U.S. Treasury Data in Focus
U.S. Treasury traders are increasingly exploiting data to achieve best execution and optimize transaction cost analysis — that is, to do their jobs better.
The government-debt market has some catching up to do in this regard, as equities and FX are further along the curve in having trade information publicly available. Given that market data is a mosaic — the numbers from one trade aren’t especially valuable, but a year’s worth of data is — trading and investing firms are trying to build for the future.
“People are starting to focus on a data strategy, which is really important,” said Josh Holden, Chief Information Officer for OpenDoor Securities, which operates a trading platform for off-the-run Treasuries and TIPS. “If you’re going to want to evaluate something two or three years from now, you need to capture the data now. If you don’t, you can’t go back and recreate it.”
According to a Greenwich Associates report published in December 2017, of $487 billion in U.S. Treasuries that trade daily on average, 69% is executed electronically. While traders can find ample market data on the most recently issued benchmark 10-year note, the breadth of the Treasury market — spanning more than 350 CUSIP numbers — leaves a lot of information gaps.
There is a “relative lack of transparency” in the Treasury market, the Greenwich report noted. “Despite the market’s size, few have a complete view of exactly who is doing the trading, what they’re trading, where they’re trading it, and exactly how those transactions are completed.”
Data has always been important for traders in all asset classes, who at minimum need to know the price of recent comparable transactions. That importance has ratcheted up in the electronic era of ‘big data’, as technological advances, more demanding end-user investors, and tighter regulations make robust data management foundational for a trading desk’s operations.
Kevin McPartland, Head of Market Structure and Technology Research at Greenwich, noted that historically, regulators have been hands-off regarding the Treasury market. For instance, Regulation ATS excluded UST trading platforms when it was introduced in 1998, and another transparency initiative, TRACE, has focused on corporate bonds.
“Because of that approach, there’s not as much publicly available data compared with more regulated markets,” McPartland said.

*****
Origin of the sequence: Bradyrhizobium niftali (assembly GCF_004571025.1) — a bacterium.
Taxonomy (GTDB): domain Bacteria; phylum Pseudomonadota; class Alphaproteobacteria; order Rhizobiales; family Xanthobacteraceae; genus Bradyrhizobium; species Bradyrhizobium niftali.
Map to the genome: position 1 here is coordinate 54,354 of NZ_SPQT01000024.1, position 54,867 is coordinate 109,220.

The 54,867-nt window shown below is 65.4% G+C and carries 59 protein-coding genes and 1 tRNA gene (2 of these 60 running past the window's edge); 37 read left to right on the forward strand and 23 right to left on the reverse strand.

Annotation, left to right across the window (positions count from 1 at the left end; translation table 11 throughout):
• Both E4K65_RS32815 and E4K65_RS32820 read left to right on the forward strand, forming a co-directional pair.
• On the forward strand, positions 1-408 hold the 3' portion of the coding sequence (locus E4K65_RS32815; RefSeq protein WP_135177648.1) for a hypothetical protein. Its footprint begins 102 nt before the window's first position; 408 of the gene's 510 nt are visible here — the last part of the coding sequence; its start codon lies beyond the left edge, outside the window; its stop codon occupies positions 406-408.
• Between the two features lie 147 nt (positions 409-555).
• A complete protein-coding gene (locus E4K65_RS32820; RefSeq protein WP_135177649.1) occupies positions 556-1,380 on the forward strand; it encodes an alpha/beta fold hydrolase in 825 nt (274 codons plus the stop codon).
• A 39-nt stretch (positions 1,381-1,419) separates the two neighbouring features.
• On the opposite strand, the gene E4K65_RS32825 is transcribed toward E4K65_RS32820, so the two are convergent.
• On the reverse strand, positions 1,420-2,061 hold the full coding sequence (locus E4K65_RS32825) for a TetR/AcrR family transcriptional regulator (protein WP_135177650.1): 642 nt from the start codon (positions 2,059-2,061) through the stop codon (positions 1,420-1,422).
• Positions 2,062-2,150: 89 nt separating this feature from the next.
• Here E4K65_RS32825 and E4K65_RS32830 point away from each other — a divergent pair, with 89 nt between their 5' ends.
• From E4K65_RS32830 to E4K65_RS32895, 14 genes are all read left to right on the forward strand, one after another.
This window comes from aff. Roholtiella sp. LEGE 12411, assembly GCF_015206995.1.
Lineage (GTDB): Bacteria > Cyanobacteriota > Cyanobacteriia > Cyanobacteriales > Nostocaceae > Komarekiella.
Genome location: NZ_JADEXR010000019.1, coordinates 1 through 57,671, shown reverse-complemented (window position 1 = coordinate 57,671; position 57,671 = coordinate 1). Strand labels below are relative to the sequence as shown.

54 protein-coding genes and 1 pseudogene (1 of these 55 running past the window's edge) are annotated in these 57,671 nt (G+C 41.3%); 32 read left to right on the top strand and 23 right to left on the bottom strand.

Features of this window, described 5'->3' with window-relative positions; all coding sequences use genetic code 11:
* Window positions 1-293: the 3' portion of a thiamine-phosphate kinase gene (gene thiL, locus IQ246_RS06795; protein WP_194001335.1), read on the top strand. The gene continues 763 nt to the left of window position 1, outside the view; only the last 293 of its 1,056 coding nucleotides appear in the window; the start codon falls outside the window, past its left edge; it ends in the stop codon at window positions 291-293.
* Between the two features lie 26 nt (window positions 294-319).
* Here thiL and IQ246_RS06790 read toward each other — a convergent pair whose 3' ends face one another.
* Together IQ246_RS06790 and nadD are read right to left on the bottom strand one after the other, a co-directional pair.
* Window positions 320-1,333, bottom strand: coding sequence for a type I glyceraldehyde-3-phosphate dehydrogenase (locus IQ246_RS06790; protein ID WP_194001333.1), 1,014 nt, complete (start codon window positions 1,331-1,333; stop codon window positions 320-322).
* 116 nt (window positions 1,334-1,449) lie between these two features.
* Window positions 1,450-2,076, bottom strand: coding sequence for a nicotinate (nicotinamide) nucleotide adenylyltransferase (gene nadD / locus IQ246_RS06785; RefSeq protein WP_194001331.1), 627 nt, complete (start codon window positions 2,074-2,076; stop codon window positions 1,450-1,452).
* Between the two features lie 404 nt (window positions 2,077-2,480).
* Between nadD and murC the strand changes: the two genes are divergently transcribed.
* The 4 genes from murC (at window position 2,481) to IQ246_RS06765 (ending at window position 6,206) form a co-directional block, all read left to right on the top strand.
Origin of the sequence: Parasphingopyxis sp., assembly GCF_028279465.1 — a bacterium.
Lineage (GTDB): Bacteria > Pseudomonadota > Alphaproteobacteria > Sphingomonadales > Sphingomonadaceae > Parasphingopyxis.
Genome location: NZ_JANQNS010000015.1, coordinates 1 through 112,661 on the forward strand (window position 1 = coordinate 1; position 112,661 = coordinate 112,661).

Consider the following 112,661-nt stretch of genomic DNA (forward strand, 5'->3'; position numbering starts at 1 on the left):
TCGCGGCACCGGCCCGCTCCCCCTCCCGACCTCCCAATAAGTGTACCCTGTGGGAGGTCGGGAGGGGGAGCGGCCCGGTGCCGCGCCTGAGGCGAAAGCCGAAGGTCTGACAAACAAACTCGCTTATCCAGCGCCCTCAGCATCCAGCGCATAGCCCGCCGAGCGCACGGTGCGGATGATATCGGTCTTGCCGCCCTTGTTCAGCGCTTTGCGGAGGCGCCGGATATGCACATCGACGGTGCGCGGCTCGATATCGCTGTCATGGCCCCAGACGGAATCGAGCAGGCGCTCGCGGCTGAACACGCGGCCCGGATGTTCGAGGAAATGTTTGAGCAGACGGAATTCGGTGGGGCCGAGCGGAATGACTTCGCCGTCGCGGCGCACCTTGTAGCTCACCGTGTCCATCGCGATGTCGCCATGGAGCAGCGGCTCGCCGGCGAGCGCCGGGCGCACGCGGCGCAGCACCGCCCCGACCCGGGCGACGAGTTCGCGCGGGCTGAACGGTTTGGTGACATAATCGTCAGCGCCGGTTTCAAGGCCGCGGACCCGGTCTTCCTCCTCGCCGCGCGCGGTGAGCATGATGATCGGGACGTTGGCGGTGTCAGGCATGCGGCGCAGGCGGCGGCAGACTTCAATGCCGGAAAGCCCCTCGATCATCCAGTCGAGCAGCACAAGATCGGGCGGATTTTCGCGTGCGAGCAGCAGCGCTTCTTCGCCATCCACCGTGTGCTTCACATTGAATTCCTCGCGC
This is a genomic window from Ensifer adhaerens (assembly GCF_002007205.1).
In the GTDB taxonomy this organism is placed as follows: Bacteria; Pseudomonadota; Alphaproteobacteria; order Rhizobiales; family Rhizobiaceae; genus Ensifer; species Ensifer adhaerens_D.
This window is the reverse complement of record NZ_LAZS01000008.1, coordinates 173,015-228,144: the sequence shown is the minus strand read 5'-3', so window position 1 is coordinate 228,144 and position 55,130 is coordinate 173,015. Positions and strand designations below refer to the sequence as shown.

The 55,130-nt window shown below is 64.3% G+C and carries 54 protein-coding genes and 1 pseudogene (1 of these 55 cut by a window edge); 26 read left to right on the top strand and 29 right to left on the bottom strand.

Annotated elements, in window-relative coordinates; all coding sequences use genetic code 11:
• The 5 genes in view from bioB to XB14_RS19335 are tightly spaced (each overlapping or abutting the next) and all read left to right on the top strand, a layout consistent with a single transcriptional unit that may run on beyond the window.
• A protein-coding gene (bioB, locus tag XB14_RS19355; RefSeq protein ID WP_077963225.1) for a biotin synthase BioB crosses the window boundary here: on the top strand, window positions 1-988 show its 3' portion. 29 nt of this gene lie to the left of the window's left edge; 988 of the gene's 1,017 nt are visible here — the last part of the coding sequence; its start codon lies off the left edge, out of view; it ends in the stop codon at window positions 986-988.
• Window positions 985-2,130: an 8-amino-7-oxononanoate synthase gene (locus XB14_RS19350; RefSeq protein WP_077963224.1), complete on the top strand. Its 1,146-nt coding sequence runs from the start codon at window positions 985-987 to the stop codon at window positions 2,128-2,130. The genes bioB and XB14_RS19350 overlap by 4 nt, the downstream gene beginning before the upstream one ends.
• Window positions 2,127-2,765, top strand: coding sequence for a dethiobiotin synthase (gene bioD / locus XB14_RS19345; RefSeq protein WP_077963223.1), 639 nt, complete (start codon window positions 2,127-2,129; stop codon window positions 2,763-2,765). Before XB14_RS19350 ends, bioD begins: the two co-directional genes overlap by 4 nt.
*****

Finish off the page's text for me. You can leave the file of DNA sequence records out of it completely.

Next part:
Data for on-the-run issues has improved markedly over the past five to 10 years and Institutional traders are generally satisfied with that, McPartland said. “But as you start to make your way down to the off-the-runs and the less frequently traded issues, it gets harder,” he said. “There aren’t streaming prices, it doesn’t trade all day long, and the bid-ask spreads are wider. The data gets a little bit bad.”
Treasury market pricing activity generates 1.2 million to 1.5 million data points per day, according to Holden. That doesn’t just self-populate and organize itself on an Excel spreadsheet.
“Cleaning and aggregating the data at the right time scale is 80% of your work. This is a lot even for a very large buy-side firm,” Holden said. “And then, what about the inquiries that don’t trade — are you capturing them?”
“It’s also about your interactions with the market. What happens when I go to this subset of dealers? What happens if I try this other platform? What happens if I try to do a swap of on-the-runs for off-the-runs?” Holden continued. “You need to capture those things, so you can group them and evaluate them in terms of how they impact your performance and your overall costs.”
In a sign of increasing data-centrism, data management is the second most sought-after skill on the fixed income trading desk, besting electronic trading and quantitative analysis and trailing only relationship management, according to a Q4 2018 Greenwich Associates survey.
Going forward, “people are going to want more actionable information,” Holden said. “I think they’ll get this, in part because as things go increasingly electronic, more and better data sources become available.”
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